Then again, I wasn’t sure if I would even be able to graduate on time. Yet God is helping my professors and me to make a way. I am learning to trust God who promises to “work all things for the good of those who love him,” according to my favorite Bible verse, Romans 8:28. He will make a way and use this as part of my testimony and story.

Like many Cedarville students, I’ve struggled with apathy and taking my faith for granted. I’ve also struggled with legalism and feeling not good enough for God to really love me. My faith has grown over the past few months because God is the only one I have to rely on. The fact that God protected me from an even worse accident and saved my life has shown me how much God really does love me. It has encouraged me that I do have an important purpose to play in this world, even when I don’t always feel like it.

I am grateful for all of the ways God has shown me his faithfulness over the last couple of months, many times through the encouragement of my brothers and sisters in Christ at Cedarville. I was also blessed to be at Kettering Medical Center, a Christ-centered facility where I was encouraged and prayed for by many of the staff. God is the only one who can truly heal me, and I am grateful for my loving Father in heaven.

Healing is a process of hope. There is a certain hope in watching symptoms you once felt would last forever fade away. Physical healing is ultimately a reflection of a deeper healing that Christ offers us ­— to make us new, as Revelation 21:5 says.

Jen Taggart is a senior journalism major and editor-in-chief for Cedars. She enjoys writing, listening to music and fueling her chocolate addiction.

4 Replies to "Note from the Editor: Healing is a Process of Hope"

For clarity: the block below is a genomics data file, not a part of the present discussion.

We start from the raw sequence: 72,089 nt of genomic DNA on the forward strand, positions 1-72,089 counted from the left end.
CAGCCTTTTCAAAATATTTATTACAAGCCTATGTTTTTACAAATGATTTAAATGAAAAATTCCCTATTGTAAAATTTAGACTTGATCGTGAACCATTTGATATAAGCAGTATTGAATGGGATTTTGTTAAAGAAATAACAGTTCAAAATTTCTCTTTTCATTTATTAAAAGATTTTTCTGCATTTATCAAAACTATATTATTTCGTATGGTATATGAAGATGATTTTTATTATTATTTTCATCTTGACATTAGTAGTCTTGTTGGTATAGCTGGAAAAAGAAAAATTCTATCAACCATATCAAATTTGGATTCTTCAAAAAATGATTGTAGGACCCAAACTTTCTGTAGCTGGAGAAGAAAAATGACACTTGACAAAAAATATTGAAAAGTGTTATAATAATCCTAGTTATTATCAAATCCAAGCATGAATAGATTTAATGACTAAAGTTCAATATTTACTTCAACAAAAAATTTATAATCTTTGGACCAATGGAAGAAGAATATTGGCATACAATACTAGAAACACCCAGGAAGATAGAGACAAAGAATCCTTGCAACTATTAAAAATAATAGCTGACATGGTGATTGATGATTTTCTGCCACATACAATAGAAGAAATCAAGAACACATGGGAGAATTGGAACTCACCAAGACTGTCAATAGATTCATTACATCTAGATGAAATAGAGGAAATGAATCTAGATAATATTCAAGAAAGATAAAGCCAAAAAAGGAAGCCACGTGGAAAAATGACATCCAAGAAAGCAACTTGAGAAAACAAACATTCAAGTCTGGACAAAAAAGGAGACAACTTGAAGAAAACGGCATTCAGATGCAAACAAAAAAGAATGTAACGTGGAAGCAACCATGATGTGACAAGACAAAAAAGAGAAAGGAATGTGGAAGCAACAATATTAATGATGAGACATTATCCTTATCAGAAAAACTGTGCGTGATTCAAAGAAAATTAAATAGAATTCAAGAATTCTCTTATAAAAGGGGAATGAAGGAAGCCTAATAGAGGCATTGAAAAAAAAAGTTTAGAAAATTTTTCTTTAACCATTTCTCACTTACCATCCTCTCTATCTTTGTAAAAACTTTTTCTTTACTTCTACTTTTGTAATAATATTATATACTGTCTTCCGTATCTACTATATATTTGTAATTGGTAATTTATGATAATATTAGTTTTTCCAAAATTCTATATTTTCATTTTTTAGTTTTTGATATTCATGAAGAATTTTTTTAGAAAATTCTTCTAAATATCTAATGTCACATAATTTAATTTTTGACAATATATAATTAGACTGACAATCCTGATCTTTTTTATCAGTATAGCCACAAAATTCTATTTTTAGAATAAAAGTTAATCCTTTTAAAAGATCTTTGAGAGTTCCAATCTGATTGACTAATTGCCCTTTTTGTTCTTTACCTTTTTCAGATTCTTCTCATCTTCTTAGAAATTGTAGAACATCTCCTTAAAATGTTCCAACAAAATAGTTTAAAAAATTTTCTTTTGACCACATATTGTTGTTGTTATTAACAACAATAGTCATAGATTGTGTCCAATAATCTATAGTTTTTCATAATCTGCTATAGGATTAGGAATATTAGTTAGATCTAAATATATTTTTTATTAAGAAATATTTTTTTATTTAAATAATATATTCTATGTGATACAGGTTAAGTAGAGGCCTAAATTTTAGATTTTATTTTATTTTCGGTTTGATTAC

• comment-avatar
    Suresh March 21, 2017 (8:49 am)

    The positive physiological effects of hope are well-documented, most eloquently in Jerome Groopman’s “The Anatomy of Hope,” where he writes: “Researchers are learning that a change in mind-set has the power to alter neurochemistry. “Belief and expectation — the key elements of hope — can block pain by releasing the brain’s endorphins and enkephalins, mimicking the effects of morphine. In some cases, hope can also have important effects on fundamental physiological processes like respiration, circulation and motor function.”

    • comment-avatar
      Jen Taggart April 5, 2017 (1:52 pm)

      Great reminder and I’ve definitely noticed that to be true in my physical and emotional healing. Thank you for your comment!

  • comment-avatar
    Nithin October 2, 2017 (2:28 am)

    The way in which a hopeful person handles disappointment differs from those who are not. Even if the present is unpleasant, the thought of a positive future can be stress-buffering and can reduce the impact of negative events or disappointment.

  • comment-avatar
    Ashikaa October 31, 2017 (1:51 pm)

    i agree with you completely nithin